[original on letterhead]
November 13, 2000

Dr. Warren Fox
Executive Director
California Postsecondary Education Commission
1303 J Street, Suite 500
Sacramento, CA 95814

Dear Warren:

I am pleased to send you the enclosed report on joint CSU/UC doctoral programs for distribution to the Commissioners. It was prepared by my office in collaboration with the CSU Chancellor's office. The report begins with a brief description of the procedures used to establish joint degree programs. It is a complex process which may be unfamiliar to Commission members; it solicits maximum input from both systems in order to guarantee quality. There are currently thirteen joint CSU/UC doctoral programs. Seven new programs are in the planning stages, four in education, and the others in Evolutionary Biology, Criminal Justice Sciences, and Physical Therapy. Six of the seven new programs have passed the first major milestone and have been granted permission to negotiate by the system offices; two expect to have a final proposal in hand very soon.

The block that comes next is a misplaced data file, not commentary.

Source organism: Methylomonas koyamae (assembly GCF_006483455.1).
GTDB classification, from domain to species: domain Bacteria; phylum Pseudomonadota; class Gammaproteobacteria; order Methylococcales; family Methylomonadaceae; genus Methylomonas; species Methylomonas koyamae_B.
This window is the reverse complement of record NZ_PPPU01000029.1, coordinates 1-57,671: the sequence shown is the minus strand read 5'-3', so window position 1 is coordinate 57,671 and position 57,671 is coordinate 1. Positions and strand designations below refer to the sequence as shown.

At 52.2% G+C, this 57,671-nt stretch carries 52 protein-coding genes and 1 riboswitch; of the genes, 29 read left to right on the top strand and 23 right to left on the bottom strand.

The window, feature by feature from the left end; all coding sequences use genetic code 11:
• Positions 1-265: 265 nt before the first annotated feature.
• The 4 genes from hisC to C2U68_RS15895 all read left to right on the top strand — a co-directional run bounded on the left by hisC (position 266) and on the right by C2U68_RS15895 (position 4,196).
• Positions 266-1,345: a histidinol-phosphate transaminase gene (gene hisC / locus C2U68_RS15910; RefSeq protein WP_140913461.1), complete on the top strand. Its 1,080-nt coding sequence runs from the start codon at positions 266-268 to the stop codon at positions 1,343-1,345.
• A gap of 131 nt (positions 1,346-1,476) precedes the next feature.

I would be happy to discuss these programs further with you or with the Commission, or to answer any additional questions you may have.


[original signed by]

Julius Zelmanowitz
Vice Provost, Academic Initiatives



Provost King Special Assistant Ellis
Coordinator Greenspan
Principal Analyst Baxter
Principal Analyst Klausner
Dean Jolayne Service (CSU)

University of California
Office of the President
November 2000


At the present time, there are thirteen CSU/UC joint doctoral programs in operation.(1)  Four are in education, including programs in Special Education, Math and Science Education, and Educational Leadership; the remaining nine cover a variety of disciplines, including Biology, Chemistry, Ecology, Clinical Psychology, Geography, and Public Health. The newest program, a joint degree in Public History, was established in 1999. A successful joint master's degree program in Physical Therapy is now being expanded into an additional doctoral program. During the decade from 1990 to 2000, the UC/CSU joint programs graduated 281 doctoral students, 34% of which were in education. An additional 218 students graduated from the joint masters program in Physical Therapy. Four new programs in education are being developed, as are joint doctoral programs in Evolutionary Biology and Criminal Justice Sciences.

The joint doctoral programs are partnerships between UC and CSU that benefit both educational systems, the students, and the state. They build on the strengths of the participating campuses to generate programs that could not otherwise be realized, combining the complementary assets of faculty members and of facilities. The programs are of high quality, and program decisions are made jointly and by mutual agreement between UC and CSU.